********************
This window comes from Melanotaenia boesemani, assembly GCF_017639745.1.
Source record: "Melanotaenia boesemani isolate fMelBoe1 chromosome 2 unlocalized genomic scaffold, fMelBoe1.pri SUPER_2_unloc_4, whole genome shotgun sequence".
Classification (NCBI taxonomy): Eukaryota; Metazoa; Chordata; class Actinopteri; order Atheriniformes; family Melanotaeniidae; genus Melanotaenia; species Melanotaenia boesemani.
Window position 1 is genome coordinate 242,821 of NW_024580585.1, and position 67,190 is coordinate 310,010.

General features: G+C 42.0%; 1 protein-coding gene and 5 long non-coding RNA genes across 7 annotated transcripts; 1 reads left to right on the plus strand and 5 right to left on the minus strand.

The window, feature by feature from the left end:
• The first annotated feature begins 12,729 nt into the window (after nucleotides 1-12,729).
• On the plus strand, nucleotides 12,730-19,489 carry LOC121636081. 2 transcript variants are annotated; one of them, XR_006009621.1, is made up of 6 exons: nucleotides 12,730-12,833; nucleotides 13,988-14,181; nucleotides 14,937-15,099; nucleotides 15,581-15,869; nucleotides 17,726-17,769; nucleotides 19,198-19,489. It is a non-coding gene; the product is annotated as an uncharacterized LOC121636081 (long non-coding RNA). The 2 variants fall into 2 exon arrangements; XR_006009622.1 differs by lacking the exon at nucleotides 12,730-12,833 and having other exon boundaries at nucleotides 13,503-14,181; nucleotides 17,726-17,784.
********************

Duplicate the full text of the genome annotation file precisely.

This window comes from Melanotaenia boesemani, assembly GCF_017639745.1.
Source record: "Melanotaenia boesemani isolate fMelBoe1 chromosome 2 unlocalized genomic scaffold, fMelBoe1.pri SUPER_2_unloc_4, whole genome shotgun sequence".
Classification (NCBI taxonomy): Eukaryota; Metazoa; Chordata; class Actinopteri; order Atheriniformes; family Melanotaeniidae; genus Melanotaenia; species Melanotaenia boesemani.
Window position 1 is genome coordinate 242,821 of NW_024580585.1, and position 67,190 is coordinate 310,010.

General features: G+C 42.0%; 1 protein-coding gene and 5 long non-coding RNA genes across 7 annotated transcripts; 1 reads left to right on the plus strand and 5 right to left on the minus strand.

The window, feature by feature from the left end:
• The first annotated feature begins 12,729 nt into the window (after nucleotides 1-12,729).
• On the plus strand, nucleotides 12,730-19,489 carry LOC121636081. 2 transcript variants are annotated; one of them, XR_006009621.1, is made up of 6 exons: nucleotides 12,730-12,833; nucleotides 13,988-14,181; nucleotides 14,937-15,099; nucleotides 15,581-15,869; nucleotides 17,726-17,769; nucleotides 19,198-19,489. It is a non-coding gene; the product is annotated as an uncharacterized LOC121636081 (long non-coding RNA). The 2 variants fall into 2 exon arrangements; XR_006009622.1 differs by lacking the exon at nucleotides 12,730-12,833 and having other exon boundaries at nucleotides 13,503-14,181; nucleotides 17,726-17,784.